Mel Mcmillan Reporter | 6th November 2010
Rainbow Power Company director Paul O’Reilly said the NSW Government had ‘nailed’ the solar industry when it axed the solar rebate scheme last week.
Since then, the Nimbin based-company has not sold a single solar system, which account for about 80 per cent of the firm’s business.
“We were selling four or five a day toward the end of the scheme,” he said.
Mr O’Reilly said the impact would be delayed because it had five months of installation work still on its books.
The company will develop a new business model, Mr O’Reilly said, before considering cutting back staff hours in preference to lay-offs.
Lismore-based Nickel Renewable Energy has also taken a king hit from the decision.
“We have had no new business,” chief executive Nick Lake said.
Mr Lake said the company would not be sacking staff, but instead would look to develop new markets in Queensland.
Australian Solar Energy Association chief executive John Grimes predicted 2000 jobs would be lost.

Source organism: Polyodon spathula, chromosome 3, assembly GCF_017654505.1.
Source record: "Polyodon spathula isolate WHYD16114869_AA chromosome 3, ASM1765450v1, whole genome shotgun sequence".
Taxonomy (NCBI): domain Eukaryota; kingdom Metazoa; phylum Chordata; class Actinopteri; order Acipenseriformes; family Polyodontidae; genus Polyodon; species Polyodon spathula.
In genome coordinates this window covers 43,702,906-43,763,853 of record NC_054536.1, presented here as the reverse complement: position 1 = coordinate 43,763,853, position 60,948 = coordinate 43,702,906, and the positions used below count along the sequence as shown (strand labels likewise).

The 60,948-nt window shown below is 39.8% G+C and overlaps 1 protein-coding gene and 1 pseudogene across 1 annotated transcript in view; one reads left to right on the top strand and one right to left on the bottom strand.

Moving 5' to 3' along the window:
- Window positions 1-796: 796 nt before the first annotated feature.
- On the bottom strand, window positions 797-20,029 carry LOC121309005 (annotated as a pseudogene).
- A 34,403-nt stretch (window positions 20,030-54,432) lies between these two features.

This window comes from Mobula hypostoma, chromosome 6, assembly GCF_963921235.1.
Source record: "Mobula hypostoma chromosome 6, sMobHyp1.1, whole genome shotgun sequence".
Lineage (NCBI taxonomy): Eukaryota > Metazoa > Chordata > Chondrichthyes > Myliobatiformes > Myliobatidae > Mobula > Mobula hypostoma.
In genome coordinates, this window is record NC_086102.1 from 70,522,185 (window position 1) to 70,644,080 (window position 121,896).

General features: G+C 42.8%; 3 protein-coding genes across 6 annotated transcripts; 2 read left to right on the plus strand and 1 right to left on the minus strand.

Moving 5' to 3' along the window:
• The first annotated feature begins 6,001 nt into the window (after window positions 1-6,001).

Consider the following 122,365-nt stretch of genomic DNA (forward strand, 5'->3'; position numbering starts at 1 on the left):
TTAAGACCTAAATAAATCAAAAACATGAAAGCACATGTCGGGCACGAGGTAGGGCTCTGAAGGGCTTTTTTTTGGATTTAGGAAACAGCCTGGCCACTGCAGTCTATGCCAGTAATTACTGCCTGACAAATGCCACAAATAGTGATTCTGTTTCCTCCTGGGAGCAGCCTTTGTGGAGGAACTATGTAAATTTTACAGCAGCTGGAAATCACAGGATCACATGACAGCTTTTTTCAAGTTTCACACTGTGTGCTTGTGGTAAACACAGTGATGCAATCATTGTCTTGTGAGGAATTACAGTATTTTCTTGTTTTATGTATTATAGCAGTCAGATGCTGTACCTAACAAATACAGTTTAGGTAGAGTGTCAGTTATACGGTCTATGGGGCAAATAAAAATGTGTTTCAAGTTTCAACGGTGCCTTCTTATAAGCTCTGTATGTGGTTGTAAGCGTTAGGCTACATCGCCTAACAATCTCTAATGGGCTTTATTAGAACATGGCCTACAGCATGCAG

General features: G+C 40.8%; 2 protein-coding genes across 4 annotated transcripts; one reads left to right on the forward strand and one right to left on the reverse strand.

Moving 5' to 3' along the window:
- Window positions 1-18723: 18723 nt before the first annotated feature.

“We know of over 10 people who lost their jobs overnight because of this policy change,” Mr Grimes said.
“We forecast around 2000 jobs will be lost because of this poor policy decision.”
Australian Manufacturing Workers’ Union secretary Tim Ayres called on the Commonwealth to introduce a standard national feed-in tariff.
Premier Kristina Keneally has defended the decision, saying cutting the tariff back would avoid an additional $2.5 billion in costs being passed on to households over the next six to seven years.
Opposition climate change spokeswoman Catherine Cusack said cutting the rate had been a ‘debacle’ for the industry.
“One of the few benefits of this fiasco is that we did create a renewable energy industry and if the (state) Government does not have a rescue plan for the industry even this benefit will be lost,” she said.
NSW Greens MP John Kaye said his party would introduce legislation to Parliament next week to take the rate back up to 30 cents.
Mr Kaye said 40 cents would be better, but 30 cents would allow the industry to keep going over the shorter term.